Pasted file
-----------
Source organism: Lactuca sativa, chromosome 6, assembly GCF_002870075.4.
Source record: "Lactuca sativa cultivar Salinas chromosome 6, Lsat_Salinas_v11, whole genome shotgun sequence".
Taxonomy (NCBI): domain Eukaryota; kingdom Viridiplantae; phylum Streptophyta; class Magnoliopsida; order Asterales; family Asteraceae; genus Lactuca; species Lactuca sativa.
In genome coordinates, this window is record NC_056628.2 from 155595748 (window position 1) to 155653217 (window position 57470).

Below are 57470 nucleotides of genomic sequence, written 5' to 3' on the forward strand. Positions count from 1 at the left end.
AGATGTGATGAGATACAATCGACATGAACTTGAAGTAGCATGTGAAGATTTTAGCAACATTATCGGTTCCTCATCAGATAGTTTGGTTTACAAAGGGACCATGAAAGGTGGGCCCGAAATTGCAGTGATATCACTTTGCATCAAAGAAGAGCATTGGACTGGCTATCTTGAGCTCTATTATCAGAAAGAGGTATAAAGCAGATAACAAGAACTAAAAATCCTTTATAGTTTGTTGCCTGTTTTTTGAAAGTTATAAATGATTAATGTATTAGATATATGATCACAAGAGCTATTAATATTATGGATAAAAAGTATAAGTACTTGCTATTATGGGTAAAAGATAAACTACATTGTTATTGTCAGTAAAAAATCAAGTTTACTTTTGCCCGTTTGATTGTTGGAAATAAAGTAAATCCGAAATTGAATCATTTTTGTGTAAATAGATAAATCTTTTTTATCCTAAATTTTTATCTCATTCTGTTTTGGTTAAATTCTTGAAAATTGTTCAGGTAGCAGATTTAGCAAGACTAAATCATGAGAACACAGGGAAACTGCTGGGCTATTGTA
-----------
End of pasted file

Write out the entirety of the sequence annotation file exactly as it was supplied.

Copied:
Source organism: Lactuca sativa, chromosome 6, assembly GCF_002870075.4.
Source record: "Lactuca sativa cultivar Salinas chromosome 6, Lsat_Salinas_v11, whole genome shotgun sequence".
Taxonomy (NCBI): domain Eukaryota; kingdom Viridiplantae; phylum Streptophyta; class Magnoliopsida; order Asterales; family Asteraceae; genus Lactuca; species Lactuca sativa.
In genome coordinates, this window is record NC_056628.2 from 155595748 (window position 1) to 155653217 (window position 57470).

Below are 57470 nucleotides of genomic sequence, written 5' to 3' on the forward strand. Positions count from 1 at the left end.
AGATGTGATGAGATACAATCGACATGAACTTGAAGTAGCATGTGAAGATTTTAGCAACATTATCGGTTCCTCATCAGATAGTTTGGTTTACAAAGGGACCATGAAAGGTGGGCCCGAAATTGCAGTGATATCACTTTGCATCAAAGAAGAGCATTGGACTGGCTATCTTGAGCTCTATTATCAGAAAGAGGTATAAAGCAGATAACAAGAACTAAAAATCCTTTATAGTTTGTTGCCTGTTTTTTGAAAGTTATAAATGATTAATGTATTAGATATATGATCACAAGAGCTATTAATATTATGGATAAAAAGTATAAGTACTTGCTATTATGGGTAAAAGATAAACTACATTGTTATTGTCAGTAAAAAATCAAGTTTACTTTTGCCCGTTTGATTGTTGGAAATAAAGTAAATCCGAAATTGAATCATTTTTGTGTAAATAGATAAATCTTTTTTATCCTAAATTTTTATCTCATTCTGTTTTGGTTAAATTCTTGAAAATTGTTCAGGTAGCAGATTTAGCAAGACTAAATCATGAGAACACAGGGAAACTGCTGGGCTATTGTA